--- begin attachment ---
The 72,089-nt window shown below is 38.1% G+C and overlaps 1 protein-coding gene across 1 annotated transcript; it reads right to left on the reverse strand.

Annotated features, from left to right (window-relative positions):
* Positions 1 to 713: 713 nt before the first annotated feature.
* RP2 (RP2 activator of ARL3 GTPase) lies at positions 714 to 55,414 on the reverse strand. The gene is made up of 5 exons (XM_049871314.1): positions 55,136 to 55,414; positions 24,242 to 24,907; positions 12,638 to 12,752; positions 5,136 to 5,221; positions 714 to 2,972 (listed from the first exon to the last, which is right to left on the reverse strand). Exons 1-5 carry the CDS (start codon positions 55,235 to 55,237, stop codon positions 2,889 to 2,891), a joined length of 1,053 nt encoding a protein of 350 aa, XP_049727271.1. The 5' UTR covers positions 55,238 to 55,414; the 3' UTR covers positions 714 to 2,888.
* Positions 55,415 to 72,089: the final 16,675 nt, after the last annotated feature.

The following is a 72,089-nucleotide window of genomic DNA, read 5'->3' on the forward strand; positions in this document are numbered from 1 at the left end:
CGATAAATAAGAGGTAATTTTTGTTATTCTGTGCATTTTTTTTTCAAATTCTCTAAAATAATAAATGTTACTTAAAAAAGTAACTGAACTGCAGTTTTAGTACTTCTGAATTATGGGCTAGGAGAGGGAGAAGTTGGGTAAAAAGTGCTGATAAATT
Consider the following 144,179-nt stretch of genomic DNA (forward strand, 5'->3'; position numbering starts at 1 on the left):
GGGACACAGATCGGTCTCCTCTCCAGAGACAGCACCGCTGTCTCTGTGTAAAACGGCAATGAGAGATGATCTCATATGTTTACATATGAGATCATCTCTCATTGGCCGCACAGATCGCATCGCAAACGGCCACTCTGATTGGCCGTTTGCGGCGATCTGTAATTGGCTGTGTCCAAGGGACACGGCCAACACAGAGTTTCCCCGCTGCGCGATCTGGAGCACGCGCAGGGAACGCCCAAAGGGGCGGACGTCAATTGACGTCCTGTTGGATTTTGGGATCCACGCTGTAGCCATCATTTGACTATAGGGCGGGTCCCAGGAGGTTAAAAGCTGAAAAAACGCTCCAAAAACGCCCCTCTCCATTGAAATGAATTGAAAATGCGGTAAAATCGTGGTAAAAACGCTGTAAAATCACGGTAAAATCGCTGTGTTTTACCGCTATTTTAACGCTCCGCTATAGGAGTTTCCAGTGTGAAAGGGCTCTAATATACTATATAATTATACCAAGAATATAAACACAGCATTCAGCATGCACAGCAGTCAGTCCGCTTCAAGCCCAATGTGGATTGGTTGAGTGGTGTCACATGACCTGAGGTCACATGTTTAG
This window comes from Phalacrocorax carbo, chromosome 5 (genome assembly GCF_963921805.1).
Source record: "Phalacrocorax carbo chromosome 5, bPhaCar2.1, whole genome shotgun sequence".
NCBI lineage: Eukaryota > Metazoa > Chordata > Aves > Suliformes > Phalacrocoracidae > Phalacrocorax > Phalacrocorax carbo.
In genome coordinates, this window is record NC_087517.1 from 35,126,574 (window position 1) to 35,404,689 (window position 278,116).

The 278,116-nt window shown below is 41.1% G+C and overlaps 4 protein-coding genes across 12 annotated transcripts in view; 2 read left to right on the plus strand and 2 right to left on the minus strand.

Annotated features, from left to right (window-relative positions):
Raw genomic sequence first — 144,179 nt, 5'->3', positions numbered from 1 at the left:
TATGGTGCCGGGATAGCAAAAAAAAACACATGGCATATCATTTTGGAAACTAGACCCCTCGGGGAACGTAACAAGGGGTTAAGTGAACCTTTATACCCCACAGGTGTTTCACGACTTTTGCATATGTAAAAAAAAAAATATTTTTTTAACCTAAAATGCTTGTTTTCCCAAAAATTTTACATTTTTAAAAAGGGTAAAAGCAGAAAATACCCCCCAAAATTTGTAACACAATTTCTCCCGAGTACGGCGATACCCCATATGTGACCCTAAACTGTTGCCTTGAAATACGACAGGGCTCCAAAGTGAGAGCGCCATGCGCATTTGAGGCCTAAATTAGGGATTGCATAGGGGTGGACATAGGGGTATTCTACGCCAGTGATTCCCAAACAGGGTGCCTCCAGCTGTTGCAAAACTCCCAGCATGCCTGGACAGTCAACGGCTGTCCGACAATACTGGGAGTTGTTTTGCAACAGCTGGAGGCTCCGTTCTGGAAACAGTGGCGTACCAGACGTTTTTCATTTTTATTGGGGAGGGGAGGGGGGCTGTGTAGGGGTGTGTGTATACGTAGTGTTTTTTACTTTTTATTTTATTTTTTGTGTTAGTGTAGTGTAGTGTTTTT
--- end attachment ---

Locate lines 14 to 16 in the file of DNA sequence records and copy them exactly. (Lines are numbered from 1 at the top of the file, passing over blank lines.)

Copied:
The 278,116-nt window shown below is 41.1% G+C and overlaps 4 protein-coding genes across 12 annotated transcripts in view; 2 read left to right on the plus strand and 2 right to left on the minus strand.

Annotated features, from left to right (window-relative positions):
Raw genomic sequence first — 144,179 nt, 5'->3', positions numbered from 1 at the left: